Thank you for contacting me about the issue of assisted dying.
In order to change the law on assisted dying, it would be necessary for a backbench MP to introduce a Bill and then have sufficient support for the law to change. At present, there are no legislative plans to change the law but it is possible that Parliament will once again be asked to consider this issue at some point in the near future.
There was last a vote in 2015 seeking a change in the law and this was rejected in the House of Commons by 330 votes to 118. I voted against making a change in the law.
Coping with terminal illness is distressing and difficult both for the patient and their families. The issue of whether to permit assisted dying is an extremely difficult one with a variety of competing views.
This is an important issue and we must continue to consider the issues surrounding assisted dying and look at the societal as well as the individual perspectives which arise. On the last occasion, the parameters provided in the Bill for enabling assisted dying were drawn tightly and would have affected only a very limited number of cases. A strong case was being made on grounds of humanity to permit this to pass. I believe that terminally ill patients should receive the highest quality palliative support and that those patients, and their families, should be certain that their end-of-life care will meet all of their needs.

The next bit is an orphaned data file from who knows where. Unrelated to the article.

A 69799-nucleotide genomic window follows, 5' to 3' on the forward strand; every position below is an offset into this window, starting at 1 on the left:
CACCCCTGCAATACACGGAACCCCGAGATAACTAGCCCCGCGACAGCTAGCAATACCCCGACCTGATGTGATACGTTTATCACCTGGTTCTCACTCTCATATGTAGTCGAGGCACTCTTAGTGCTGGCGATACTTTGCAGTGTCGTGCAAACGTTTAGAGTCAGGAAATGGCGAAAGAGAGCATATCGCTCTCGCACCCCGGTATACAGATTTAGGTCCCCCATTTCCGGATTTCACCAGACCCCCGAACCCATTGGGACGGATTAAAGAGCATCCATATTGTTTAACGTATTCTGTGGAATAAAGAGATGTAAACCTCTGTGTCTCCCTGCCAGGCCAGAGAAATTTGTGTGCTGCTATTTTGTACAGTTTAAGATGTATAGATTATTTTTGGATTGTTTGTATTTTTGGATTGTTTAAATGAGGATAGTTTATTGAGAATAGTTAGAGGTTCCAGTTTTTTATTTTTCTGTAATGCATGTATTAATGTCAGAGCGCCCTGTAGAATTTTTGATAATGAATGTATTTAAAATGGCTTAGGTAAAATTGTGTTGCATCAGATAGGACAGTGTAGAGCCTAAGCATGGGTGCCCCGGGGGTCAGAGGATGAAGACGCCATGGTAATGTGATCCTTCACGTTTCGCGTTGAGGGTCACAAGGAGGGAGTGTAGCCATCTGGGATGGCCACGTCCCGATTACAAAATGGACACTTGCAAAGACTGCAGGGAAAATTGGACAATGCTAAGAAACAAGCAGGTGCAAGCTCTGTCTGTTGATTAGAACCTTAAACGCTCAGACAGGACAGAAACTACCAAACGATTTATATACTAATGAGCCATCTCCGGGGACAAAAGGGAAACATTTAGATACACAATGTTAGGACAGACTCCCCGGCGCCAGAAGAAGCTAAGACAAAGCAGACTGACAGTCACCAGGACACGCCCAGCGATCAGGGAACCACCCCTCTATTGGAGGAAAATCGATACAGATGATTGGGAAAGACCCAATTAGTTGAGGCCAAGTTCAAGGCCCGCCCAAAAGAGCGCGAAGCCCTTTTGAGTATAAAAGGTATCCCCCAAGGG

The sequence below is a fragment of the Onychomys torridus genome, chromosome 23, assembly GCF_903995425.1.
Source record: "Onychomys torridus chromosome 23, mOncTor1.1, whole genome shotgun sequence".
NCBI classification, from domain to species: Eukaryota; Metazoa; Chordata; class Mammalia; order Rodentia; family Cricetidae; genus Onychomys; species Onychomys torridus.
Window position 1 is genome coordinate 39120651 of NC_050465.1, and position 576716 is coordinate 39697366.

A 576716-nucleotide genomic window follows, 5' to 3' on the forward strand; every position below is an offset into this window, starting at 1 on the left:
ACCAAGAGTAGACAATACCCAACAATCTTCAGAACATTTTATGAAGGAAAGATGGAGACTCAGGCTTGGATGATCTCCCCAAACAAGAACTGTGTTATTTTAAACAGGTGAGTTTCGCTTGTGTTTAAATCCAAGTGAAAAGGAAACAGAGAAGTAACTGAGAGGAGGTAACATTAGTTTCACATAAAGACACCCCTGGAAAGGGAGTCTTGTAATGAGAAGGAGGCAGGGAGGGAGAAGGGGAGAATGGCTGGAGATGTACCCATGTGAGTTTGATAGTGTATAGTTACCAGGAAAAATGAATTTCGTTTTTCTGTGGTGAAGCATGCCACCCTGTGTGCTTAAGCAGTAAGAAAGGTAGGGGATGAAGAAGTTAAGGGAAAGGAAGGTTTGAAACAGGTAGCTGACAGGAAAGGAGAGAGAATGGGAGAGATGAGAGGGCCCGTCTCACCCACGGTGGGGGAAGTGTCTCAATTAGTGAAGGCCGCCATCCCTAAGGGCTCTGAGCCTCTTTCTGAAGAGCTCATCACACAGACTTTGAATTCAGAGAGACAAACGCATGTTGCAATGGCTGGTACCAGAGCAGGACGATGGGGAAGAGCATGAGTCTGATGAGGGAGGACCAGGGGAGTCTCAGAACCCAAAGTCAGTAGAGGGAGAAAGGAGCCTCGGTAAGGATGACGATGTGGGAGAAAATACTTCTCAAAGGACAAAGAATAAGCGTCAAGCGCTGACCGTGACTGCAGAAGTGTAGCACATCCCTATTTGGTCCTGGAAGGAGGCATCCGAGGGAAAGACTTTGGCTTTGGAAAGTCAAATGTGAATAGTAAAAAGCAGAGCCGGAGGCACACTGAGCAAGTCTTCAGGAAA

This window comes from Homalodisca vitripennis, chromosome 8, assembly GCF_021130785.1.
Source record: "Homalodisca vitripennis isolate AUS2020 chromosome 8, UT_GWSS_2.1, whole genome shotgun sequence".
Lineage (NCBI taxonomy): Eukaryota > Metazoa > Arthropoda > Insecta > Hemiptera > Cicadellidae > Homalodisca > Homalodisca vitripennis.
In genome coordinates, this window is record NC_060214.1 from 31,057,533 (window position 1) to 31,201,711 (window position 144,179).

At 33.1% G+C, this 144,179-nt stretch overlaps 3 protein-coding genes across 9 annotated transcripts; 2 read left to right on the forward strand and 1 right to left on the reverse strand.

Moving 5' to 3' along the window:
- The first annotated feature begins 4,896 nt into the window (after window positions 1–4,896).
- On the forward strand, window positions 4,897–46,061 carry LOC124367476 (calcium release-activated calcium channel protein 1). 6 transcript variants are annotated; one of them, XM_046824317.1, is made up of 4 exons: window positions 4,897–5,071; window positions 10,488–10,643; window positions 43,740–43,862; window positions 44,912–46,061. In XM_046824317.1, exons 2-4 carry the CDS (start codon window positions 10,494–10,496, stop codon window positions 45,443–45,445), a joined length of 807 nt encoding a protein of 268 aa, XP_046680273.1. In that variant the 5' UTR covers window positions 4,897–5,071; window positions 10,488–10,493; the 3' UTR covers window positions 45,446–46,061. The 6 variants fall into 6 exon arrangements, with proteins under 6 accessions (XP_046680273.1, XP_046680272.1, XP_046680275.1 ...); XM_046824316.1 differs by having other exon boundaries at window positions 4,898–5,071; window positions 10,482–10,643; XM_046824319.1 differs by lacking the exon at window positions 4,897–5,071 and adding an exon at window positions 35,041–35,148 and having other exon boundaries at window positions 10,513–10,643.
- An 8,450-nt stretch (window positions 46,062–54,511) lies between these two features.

However, I saw this issue in a wider context. Our judgement on this measure should be based on the principle, not on the presented boundaries for the application of that principle. On this basis, I was quite troubled by the proposal to make a change in the law that would have given official sanction to suicide in certain circumstances. The arguments from the medical profession and from those presenting ethical points of view weighed heavily with me. It is for these reasons that I decided to vote against the Bill in 2015.
If Parliament is asked to make future changes to the law on assisted dying at a future date, I absolutely commit to listening to all sides of the argument and keeping this difficult issue under review.
Many thanks for getting in touch.
Richard Fuller MP